13. Explore the history of New Orleans
The Historic New Orleans Collection is a museum and research center dedicated to the state of Louisiana and in particular the city of New Orleans itself. Current exhibits include information about the twenty most influential women in the history of New Orleans and Shakespeare’s connections with the city. Docent guided tours take place on a daily basis and last for about 45 minutes but only cost $5.
14. Have fun at the Louisiana Children’s Museum
The Louisiana Children’s Museum is a must visit attraction if you are visiting New Orleans with youngsters. The museum is 40,000 square feet of fun and interactive exhibits including learning about how your body works complete with rock climbing and the Safety Zone which teaches children how to react in an emergency whilst keeping it interactive, fun and relaxed. Opening times vary during the different seasons so be sure to check before you visit.
15. See an alligator
The purpose of the Jean Lafitte National Park is to preserve and protect an area of the Louisiana Missisippi Delta Region. The main attraction within the park is the Barataria Preserve. Situated just 17 miles away from New Orleans the wild wetlands of Barataria is home to alligators and bayous as well as rare bird species. Also within the park are the Prairie Acadian and Wetlands Acadian Cultural Centers.
16. Walk around a cemetery
With the lush green that surrounds the cemetery, you will really get a sense of sub tropical Gothic whilst visiting Lafeyette Cemetery No 1. The Cemetery was built in 1883 and its most notable sights include the crypts of the Jefferson Fire Company. You may also notice that there are a lot of German and Irish names in the cemetery and this bears testimony to the lethal affect of the Yellow Fever epidemic in the 19th Century. Self guided tours are the best way to explore the cemetery allowing for time to explore the many graves.
17. Appreciate Southern Art
A brilliant museum in the city that is not one of the best known is the Ogden Museum of Southern Art. The collection housed within the museum was started by New Orleans businessman Roger Houston Ogden and has become one of the finest collections of Southern art ever amassed. Thursday nights are a great time to visit as they combine live performances by local musicians with wine and, of course, the art itself. Pieces within the museum range from folk art to impressionist portraits.
18. Visit the former seat of government
Cabildo was once the seat of government back in colonial Louisiana but it now offers an opportunity to learn about the history of the state. The building itself is also spectacular and is worth seeing on its own merits and is an eclectic mix of Spanish Colonial and French architecture. Objects on show include paintings of old New Orleans residents, wanted posters advertising rewards for the return of escaped slaves and Native American tools. The building acted as the council hall for New Orleans up until the 1850s.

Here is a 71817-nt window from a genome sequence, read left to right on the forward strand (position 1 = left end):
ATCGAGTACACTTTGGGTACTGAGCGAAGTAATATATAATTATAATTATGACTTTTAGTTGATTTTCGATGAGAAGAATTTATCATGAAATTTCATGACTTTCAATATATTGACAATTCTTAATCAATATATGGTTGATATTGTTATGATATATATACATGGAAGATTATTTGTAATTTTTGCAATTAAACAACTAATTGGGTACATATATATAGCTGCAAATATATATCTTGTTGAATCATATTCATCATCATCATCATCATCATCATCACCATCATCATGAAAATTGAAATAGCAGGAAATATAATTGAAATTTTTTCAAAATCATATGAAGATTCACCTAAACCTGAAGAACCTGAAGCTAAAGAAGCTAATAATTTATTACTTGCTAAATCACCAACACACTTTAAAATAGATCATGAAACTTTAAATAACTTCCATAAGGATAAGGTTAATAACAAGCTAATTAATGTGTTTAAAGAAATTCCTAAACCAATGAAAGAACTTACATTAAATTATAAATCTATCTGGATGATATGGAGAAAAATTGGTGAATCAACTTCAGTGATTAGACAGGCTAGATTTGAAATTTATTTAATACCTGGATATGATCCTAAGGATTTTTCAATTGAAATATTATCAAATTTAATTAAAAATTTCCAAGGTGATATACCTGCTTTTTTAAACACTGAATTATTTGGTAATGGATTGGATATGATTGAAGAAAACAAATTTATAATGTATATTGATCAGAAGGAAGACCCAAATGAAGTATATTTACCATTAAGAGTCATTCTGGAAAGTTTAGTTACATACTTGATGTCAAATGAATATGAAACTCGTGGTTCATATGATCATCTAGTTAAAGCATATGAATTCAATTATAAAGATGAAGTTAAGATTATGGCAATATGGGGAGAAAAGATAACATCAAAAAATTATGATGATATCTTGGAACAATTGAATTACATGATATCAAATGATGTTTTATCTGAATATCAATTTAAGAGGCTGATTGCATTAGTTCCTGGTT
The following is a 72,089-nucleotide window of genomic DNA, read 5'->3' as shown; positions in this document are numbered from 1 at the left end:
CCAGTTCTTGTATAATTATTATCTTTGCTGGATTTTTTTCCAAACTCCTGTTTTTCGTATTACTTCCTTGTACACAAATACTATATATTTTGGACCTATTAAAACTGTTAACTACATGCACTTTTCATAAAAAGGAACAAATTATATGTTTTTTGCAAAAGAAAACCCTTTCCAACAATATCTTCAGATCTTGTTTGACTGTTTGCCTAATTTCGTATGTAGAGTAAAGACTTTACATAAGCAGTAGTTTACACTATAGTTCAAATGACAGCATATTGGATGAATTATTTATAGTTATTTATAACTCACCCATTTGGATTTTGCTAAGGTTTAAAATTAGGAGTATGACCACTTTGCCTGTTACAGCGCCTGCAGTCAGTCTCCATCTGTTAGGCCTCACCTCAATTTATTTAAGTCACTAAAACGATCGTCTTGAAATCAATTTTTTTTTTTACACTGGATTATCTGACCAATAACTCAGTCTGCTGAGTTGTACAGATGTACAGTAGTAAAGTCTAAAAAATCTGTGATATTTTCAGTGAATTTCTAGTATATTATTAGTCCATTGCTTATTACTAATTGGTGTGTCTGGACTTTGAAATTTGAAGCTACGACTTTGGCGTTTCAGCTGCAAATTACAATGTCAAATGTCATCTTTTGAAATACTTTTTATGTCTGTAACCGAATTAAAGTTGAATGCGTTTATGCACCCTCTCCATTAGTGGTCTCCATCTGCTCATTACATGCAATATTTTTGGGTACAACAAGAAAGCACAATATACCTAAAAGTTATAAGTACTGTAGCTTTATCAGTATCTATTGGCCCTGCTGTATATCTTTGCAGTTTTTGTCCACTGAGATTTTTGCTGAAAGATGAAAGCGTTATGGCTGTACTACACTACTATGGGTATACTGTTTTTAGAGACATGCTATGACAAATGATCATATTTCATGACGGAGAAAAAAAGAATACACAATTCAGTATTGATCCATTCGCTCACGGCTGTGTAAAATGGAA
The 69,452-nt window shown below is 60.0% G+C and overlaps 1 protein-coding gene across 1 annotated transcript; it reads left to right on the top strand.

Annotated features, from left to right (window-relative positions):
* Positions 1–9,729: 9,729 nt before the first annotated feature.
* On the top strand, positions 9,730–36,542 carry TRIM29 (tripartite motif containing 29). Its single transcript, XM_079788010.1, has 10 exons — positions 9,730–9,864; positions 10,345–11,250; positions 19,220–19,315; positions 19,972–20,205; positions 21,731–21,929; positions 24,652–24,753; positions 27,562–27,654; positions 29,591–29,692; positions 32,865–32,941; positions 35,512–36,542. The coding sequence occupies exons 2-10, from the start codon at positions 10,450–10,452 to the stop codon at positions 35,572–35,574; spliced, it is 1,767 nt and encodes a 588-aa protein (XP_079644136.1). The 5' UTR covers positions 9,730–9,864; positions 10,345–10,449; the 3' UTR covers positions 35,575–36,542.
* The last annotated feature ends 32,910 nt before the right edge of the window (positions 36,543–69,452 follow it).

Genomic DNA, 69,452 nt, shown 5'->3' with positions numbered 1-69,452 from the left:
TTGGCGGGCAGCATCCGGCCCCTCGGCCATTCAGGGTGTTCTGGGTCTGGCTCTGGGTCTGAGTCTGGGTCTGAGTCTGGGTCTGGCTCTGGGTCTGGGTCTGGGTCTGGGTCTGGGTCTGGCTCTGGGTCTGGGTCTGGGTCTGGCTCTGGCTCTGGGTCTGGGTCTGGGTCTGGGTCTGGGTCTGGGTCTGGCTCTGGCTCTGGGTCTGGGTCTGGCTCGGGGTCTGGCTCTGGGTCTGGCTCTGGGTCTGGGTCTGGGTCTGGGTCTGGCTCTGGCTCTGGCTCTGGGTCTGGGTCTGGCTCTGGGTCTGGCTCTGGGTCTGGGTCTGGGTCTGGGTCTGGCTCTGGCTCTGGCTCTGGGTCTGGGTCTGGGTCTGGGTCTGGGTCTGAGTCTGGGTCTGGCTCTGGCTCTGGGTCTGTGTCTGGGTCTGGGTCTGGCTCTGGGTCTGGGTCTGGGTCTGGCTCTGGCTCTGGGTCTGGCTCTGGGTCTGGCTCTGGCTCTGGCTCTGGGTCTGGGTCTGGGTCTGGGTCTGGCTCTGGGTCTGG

19. Get cultured at the Backstreet Cultural Museum
This stylish and informative museum focuses on the African American cultural influences in New Orleans. The museum is set in a former funeral home and isn’t very big but it will still take a couple of hours to fully absorb the exhibits on show here. The guided tours at the museum are good if not a little rushed. Either way they are the best way to experience, and learn from, the museum.
20. Visit another cemetery
Visiting two cemetery’s whilst on holiday may sound a bit depressing but the St Louis Cemetery No 1, much like Lafayette, is packed full of history. Due to the shallow water table of the area burials at this cemetery, mostly involving Creoles, had to be conducted above ground. The grave of the voodoo queen Marie Laveau can also be found within the cemetery marked with three crosses by those under her spell. Due to ongoing troubles with vandalism, visits to the museum were restricted to family and guided tours only.
21. Stroll down Royal Street
Royal Street is the perfect place to spend a few hours of your time exploring. The street is lined with antique shops that will keep you entertained even if you don’t plan on spending any money. The garden balconies that feature throughout the street also make an attractive feature. To make things even better, the street is pedestrian only during the day so you can walk along and admire the galleries and shops without worrying about traffic.
22. Visit Newcomb Art Gallery
Not only is this art gallery worth visiting for its collections of art but it is also a nice place to see University life in America at its most chilled out. The green lawns outside the gallery are often home to sunbathers and games of frisbee and offer a great spot for people watching. Exhibits inside the gallery include pottery and sculptures from around the world as well as more traditional painting collections.
23. Stroll through Tulane University campus
Whilst we are on the topic of Tulane University, it is worth mention the campus in its own right. The Tulane University Campus is one of the most attractive in the country and should be viewed during a visit to New Orleans. Its a great place to relax and go for a peaceful stroll but it also has points of interest including the cemetery and art gallery. Tours are available and we recommend the New Orleans Ghost Tour.
24. Go back in time to the 1850s
The 1850 House, which is actually part of the Louisiana State Museum, transports visitors back to the mid 19th Century with original furnishings that accurately represent the era. The buildings themselves are supposed to be the oldest apartment buildings in the United States and are as intriguing to look at from the outside as within. Admission to the 1850s house costs only $3 for adults.
25. Sample some New Orleans food
New Orleans cuisine is rather unique mainly due to the fact that so many cultures and countries have had an influence upon it. Staples of a New Orleans diet include sausage, okra, seafood and chicken and that is just in one dish! The Gumbo, which can be a mix of just about anything, is a hearty stew that originated in the state of Louisiana and should be sampled during your time in New Orleans. You certainly won’t struggle to find a place that serves it.